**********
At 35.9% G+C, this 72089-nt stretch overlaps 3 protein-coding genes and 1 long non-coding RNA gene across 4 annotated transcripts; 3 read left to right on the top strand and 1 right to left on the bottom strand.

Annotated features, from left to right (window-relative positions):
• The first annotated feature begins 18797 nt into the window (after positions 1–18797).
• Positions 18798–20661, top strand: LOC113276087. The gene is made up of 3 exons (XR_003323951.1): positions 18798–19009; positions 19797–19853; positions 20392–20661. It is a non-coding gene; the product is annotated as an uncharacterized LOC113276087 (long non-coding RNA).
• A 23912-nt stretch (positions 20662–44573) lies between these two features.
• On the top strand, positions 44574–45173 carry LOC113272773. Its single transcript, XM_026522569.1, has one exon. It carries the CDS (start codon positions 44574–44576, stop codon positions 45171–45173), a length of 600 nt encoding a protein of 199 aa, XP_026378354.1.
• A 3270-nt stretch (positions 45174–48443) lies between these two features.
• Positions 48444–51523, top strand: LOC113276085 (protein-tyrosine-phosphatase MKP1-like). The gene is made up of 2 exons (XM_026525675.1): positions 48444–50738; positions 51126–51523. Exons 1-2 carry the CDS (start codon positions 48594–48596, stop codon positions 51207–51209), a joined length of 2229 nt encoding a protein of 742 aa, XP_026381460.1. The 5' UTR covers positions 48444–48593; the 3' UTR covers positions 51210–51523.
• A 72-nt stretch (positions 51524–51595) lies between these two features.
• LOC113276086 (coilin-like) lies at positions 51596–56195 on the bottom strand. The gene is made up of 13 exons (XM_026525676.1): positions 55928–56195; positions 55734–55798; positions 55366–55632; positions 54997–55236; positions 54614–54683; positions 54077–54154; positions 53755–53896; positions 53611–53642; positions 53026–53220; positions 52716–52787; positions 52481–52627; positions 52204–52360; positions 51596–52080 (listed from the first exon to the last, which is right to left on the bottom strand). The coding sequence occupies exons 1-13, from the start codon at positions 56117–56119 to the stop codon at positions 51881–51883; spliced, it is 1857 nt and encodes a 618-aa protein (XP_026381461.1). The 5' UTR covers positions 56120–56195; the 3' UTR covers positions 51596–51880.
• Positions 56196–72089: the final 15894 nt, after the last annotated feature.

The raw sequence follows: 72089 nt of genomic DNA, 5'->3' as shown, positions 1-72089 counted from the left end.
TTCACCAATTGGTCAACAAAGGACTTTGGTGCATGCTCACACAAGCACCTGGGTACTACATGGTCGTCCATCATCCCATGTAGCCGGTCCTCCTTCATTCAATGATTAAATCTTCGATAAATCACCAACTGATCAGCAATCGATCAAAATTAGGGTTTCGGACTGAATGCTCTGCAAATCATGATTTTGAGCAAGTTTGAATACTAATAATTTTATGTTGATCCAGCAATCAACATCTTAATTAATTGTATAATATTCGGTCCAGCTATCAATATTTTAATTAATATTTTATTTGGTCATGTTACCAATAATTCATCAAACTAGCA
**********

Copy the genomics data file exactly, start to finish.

At 35.9% G+C, this 72089-nt stretch overlaps 3 protein-coding genes and 1 long non-coding RNA gene across 4 annotated transcripts; 3 read left to right on the top strand and 1 right to left on the bottom strand.

Annotated features, from left to right (window-relative positions):
• The first annotated feature begins 18797 nt into the window (after positions 1–18797).
• Positions 18798–20661, top strand: LOC113276087. The gene is made up of 3 exons (XR_003323951.1): positions 18798–19009; positions 19797–19853; positions 20392–20661. It is a non-coding gene; the product is annotated as an uncharacterized LOC113276087 (long non-coding RNA).
• A 23912-nt stretch (positions 20662–44573) lies between these two features.
• On the top strand, positions 44574–45173 carry LOC113272773. Its single transcript, XM_026522569.1, has one exon. It carries the CDS (start codon positions 44574–44576, stop codon positions 45171–45173), a length of 600 nt encoding a protein of 199 aa, XP_026378354.1.
• A 3270-nt stretch (positions 45174–48443) lies between these two features.
• Positions 48444–51523, top strand: LOC113276085 (protein-tyrosine-phosphatase MKP1-like). The gene is made up of 2 exons (XM_026525675.1): positions 48444–50738; positions 51126–51523. Exons 1-2 carry the CDS (start codon positions 48594–48596, stop codon positions 51207–51209), a joined length of 2229 nt encoding a protein of 742 aa, XP_026381460.1. The 5' UTR covers positions 48444–48593; the 3' UTR covers positions 51210–51523.
• A 72-nt stretch (positions 51524–51595) lies between these two features.
• LOC113276086 (coilin-like) lies at positions 51596–56195 on the bottom strand. The gene is made up of 13 exons (XM_026525676.1): positions 55928–56195; positions 55734–55798; positions 55366–55632; positions 54997–55236; positions 54614–54683; positions 54077–54154; positions 53755–53896; positions 53611–53642; positions 53026–53220; positions 52716–52787; positions 52481–52627; positions 52204–52360; positions 51596–52080 (listed from the first exon to the last, which is right to left on the bottom strand). The coding sequence occupies exons 1-13, from the start codon at positions 56117–56119 to the stop codon at positions 51881–51883; spliced, it is 1857 nt and encodes a 618-aa protein (XP_026381461.1). The 5' UTR covers positions 56120–56195; the 3' UTR covers positions 51596–51880.
• Positions 56196–72089: the final 15894 nt, after the last annotated feature.

The raw sequence follows: 72089 nt of genomic DNA, 5'->3' as shown, positions 1-72089 counted from the left end.
TTCACCAATTGGTCAACAAAGGACTTTGGTGCATGCTCACACAAGCACCTGGGTACTACATGGTCGTCCATCATCCCATGTAGCCGGTCCTCCTTCATTCAATGATTAAATCTTCGATAAATCACCAACTGATCAGCAATCGATCAAAATTAGGGTTTCGGACTGAATGCTCTGCAAATCATGATTTTGAGCAAGTTTGAATACTAATAATTTTATGTTGATCCAGCAATCAACATCTTAATTAATTGTATAATATTCGGTCCAGCTATCAATATTTTAATTAATATTTTATTTGGTCATGTTACCAATAATTCATCAAACTAGCA